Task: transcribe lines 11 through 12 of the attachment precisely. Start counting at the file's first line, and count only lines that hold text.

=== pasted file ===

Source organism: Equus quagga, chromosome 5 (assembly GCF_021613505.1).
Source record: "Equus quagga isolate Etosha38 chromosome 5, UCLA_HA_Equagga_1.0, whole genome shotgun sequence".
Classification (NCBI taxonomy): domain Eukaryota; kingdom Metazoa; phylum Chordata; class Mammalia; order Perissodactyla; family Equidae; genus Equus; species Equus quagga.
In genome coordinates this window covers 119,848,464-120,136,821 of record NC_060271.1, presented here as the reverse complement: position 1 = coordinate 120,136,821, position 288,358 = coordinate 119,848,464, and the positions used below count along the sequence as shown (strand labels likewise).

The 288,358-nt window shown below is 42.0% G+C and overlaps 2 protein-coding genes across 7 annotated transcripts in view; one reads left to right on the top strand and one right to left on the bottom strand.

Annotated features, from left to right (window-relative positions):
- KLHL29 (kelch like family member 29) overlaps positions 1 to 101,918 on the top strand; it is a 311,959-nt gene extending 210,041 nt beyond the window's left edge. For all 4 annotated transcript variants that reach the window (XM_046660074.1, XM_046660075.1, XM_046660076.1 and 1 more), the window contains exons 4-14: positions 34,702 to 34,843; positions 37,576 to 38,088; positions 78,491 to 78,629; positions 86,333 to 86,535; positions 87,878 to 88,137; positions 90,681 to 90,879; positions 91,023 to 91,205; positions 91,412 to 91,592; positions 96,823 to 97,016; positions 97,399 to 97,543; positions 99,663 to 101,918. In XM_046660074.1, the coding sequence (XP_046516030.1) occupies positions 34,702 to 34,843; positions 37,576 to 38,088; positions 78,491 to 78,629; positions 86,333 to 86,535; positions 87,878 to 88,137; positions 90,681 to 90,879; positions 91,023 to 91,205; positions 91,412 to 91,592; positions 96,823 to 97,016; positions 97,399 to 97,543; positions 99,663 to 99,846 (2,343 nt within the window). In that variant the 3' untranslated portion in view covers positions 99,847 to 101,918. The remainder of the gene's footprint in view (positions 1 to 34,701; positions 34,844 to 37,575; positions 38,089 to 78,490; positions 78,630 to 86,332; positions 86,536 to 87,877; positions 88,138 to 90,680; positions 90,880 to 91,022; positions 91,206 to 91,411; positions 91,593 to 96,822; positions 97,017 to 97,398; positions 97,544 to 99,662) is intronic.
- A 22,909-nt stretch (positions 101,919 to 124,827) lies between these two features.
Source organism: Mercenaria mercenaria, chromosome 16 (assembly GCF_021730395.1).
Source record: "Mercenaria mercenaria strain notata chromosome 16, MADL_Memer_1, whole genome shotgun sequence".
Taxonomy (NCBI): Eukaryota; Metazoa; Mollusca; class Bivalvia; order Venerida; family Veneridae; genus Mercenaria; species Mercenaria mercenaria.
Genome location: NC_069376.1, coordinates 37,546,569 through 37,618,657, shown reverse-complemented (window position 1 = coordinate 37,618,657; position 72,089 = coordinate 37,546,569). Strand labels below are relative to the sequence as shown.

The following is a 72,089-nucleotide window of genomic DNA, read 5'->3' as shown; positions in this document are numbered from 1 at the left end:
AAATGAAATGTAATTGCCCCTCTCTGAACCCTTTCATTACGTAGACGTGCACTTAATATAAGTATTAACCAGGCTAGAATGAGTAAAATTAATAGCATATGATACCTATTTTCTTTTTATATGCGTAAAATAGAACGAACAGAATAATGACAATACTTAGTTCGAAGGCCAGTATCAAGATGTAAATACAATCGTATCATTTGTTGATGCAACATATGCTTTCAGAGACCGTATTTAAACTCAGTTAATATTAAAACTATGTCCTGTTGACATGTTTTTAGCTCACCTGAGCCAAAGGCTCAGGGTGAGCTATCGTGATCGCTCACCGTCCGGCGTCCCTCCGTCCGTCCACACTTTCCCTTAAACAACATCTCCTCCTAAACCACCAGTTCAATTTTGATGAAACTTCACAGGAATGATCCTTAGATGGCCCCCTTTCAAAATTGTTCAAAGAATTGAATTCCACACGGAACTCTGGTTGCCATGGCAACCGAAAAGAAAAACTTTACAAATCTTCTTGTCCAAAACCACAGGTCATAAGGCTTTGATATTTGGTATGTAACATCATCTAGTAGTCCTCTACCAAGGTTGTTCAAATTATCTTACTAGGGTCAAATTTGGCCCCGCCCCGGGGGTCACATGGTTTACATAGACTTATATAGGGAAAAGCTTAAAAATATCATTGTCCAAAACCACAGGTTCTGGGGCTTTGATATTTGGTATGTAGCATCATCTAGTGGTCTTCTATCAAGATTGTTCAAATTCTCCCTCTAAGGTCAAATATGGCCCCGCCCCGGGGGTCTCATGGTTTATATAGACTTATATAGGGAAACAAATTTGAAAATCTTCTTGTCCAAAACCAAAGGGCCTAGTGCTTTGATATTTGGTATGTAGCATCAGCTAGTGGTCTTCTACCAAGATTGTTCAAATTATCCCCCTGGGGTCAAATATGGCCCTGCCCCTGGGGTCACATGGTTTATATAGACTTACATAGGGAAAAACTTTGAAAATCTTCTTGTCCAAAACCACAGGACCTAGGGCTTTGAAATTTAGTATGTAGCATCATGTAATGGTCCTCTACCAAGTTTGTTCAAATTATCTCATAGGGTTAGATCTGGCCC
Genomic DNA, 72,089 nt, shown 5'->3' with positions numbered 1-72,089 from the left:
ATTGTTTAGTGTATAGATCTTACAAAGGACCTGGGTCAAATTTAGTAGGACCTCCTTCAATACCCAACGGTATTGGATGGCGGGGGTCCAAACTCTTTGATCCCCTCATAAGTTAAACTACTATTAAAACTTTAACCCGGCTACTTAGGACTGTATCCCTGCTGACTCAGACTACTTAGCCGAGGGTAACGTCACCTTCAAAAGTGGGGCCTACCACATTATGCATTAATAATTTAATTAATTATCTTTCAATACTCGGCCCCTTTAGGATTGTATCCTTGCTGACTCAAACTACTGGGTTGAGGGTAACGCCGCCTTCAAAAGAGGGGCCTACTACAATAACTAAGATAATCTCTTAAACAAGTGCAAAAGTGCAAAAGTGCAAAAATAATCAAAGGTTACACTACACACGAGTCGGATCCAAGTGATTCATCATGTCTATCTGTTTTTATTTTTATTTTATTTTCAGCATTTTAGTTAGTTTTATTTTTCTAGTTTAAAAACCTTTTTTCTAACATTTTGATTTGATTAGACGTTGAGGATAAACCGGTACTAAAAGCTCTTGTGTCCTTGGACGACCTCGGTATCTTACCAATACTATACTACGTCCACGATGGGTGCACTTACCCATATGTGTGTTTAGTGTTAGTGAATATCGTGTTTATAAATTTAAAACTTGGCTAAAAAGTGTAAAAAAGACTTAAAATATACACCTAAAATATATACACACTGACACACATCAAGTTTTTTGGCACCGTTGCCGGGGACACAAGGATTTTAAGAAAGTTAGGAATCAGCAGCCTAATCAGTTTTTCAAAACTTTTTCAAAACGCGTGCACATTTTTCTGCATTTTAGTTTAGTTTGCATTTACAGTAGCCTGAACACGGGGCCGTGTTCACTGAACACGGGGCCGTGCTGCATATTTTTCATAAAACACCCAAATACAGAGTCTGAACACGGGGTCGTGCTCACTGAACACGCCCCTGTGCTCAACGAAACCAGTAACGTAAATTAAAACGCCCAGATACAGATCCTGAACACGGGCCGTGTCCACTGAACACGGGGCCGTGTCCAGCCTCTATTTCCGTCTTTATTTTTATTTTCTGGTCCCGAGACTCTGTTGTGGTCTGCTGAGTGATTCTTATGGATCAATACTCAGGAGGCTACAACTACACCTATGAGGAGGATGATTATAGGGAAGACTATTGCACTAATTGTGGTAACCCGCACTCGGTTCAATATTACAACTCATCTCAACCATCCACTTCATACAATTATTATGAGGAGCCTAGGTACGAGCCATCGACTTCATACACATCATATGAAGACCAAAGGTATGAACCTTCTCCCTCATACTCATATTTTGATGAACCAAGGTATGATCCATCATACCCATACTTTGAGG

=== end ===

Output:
Taxonomy (NCBI): Eukaryota; Metazoa; Mollusca; class Bivalvia; order Venerida; family Veneridae; genus Mercenaria; species Mercenaria mercenaria.
Genome location: NC_069376.1, coordinates 37,546,569 through 37,618,657, shown reverse-complemented (window position 1 = coordinate 37,618,657; position 72,089 = coordinate 37,546,569). Strand labels below are relative to the sequence as shown.